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The E-Sylum:  Volume 11, Number 9, March 2, 2008, Article 13

DICK JOHNSON ON COLUMBIA UNIVERSITY'S LOUBAT MEDAL

Dick Johnson writes: "The Loubat Medal was indeed administered
by Columbia University. Columbia administered so many awards
they became very sophisticated in medal award programs. To
name a few:  The Pulitzer Medal, of course, (separate medals
for journalism, letters, music), the Barnard Medal (physical)
or astronomy sciences), Butler Medal (philosophy or education,
Maria Cabot Medal (journalism), Charles Frederick Chandler
Medal (chemistry), James Furman Kemp Medal (geology), Ambrose
Monell Medal (mineral technology), Columbia University Medal
(public service -- Columbia employees exempt!), the Vetlesen
Medal (earth science) and the little known K.C. Li Medal (for
new applications of tungsten).

"Columbia University was such an important client of Medallic
Art Company (when I first worked there in New York City and
before the distraction of the American bicentennial) that the
firm's vice president himself called on the Columbia Awards
Office. The firm made most of their medallic awards. Even
when the plant moved to Danbury Connecticut the vice president
maintained an office in New York City just to serve such
clients as Columbia.

"Early on when I was researching medal prospects I discovered
the somewhat dormant Loubat Medal and asked the VP about it.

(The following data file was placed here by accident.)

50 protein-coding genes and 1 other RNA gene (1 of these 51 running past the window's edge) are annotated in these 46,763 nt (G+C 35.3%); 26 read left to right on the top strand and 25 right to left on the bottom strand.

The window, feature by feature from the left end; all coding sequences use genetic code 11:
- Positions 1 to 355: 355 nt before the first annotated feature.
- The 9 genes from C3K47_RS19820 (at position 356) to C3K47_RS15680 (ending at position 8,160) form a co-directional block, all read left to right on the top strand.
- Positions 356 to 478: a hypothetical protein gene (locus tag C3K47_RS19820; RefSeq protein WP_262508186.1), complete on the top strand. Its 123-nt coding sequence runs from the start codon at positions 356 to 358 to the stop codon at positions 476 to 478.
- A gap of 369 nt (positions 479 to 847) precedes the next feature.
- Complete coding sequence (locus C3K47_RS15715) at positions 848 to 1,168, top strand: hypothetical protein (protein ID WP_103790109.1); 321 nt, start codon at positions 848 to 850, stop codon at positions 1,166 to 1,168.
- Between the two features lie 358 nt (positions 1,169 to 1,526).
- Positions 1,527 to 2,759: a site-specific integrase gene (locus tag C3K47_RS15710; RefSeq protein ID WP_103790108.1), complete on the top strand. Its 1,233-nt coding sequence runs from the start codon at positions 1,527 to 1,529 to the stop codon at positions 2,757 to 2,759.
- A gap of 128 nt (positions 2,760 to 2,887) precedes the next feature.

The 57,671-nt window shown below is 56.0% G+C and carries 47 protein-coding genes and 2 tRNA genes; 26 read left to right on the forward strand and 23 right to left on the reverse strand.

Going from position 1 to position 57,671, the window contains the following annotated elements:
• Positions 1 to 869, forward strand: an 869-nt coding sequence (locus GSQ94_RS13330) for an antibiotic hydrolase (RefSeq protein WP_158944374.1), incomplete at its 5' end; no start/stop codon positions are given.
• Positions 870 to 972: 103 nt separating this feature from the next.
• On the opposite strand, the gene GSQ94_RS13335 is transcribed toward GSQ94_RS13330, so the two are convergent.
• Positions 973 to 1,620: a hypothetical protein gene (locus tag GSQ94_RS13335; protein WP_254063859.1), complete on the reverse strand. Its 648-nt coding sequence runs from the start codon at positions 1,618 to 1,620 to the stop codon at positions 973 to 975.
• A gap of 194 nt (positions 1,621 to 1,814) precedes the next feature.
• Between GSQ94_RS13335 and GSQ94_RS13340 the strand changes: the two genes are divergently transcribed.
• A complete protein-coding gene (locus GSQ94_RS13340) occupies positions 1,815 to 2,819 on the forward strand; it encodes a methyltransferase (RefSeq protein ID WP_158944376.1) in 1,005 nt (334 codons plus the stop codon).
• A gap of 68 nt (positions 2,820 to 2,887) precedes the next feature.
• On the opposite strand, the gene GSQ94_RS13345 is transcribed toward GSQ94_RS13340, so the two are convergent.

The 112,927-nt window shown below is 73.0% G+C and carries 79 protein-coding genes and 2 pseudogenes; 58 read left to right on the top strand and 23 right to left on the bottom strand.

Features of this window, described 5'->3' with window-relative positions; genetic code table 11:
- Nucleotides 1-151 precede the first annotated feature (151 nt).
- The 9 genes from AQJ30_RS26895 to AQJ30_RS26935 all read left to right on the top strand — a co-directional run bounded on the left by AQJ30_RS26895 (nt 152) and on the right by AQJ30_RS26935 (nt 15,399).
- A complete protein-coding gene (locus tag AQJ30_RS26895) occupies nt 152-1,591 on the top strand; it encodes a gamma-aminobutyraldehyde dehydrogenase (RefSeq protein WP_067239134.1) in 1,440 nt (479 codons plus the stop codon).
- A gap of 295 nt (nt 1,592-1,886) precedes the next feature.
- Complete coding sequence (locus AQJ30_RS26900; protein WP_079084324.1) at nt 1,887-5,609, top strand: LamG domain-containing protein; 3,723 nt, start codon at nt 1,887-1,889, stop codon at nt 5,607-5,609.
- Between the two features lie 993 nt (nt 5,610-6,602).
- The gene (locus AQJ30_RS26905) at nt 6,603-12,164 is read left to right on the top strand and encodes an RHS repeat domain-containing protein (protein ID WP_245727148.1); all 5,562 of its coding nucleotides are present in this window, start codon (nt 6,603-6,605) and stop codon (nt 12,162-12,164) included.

As best as I recall, the dormancy was due to a lack of
recommendations for the award.

"The most recent awards of the Loubat medal I could find
were for James Randall's book 'Lincoln the President--Midstream'
published 1952 and Milford Mathews' book 'A Dictionary of
Americanisms' 1951.

"The medal bore a portrait of Joseph Florimond duc de Loubat
and was struck in France. It was created in 1910 by medallist
Frederic Charles Victor de Vernon.  Incidentally, Joseph Levine
sold one in his 66th auction sale (November 13, 1999, lot 1398)
where someone got a terrific bargain for $27 plus 10 percent
buyer's fee."

[The award is "in recognition of the best works printed in
the English language on the history, geography, archaeology,
ethnology, philology, or numismatics of North America."
Numismatics is the reason for our interest in the award.
Perhaps the Numismatic Bibliomania Society (NBS), Numismatic
Literary Guild (NLG), American Numismatic Association (ANA)
or American Numismatic Society (ANS) will consider nominating
a work on North American numismatics for a future Loubat
prize. -Editor]

 ON COLUMBIA UNIVERSITY'S LOUBAT PRIZE
 esylum_v11n08a09.html

  Wayne Homren, Editor

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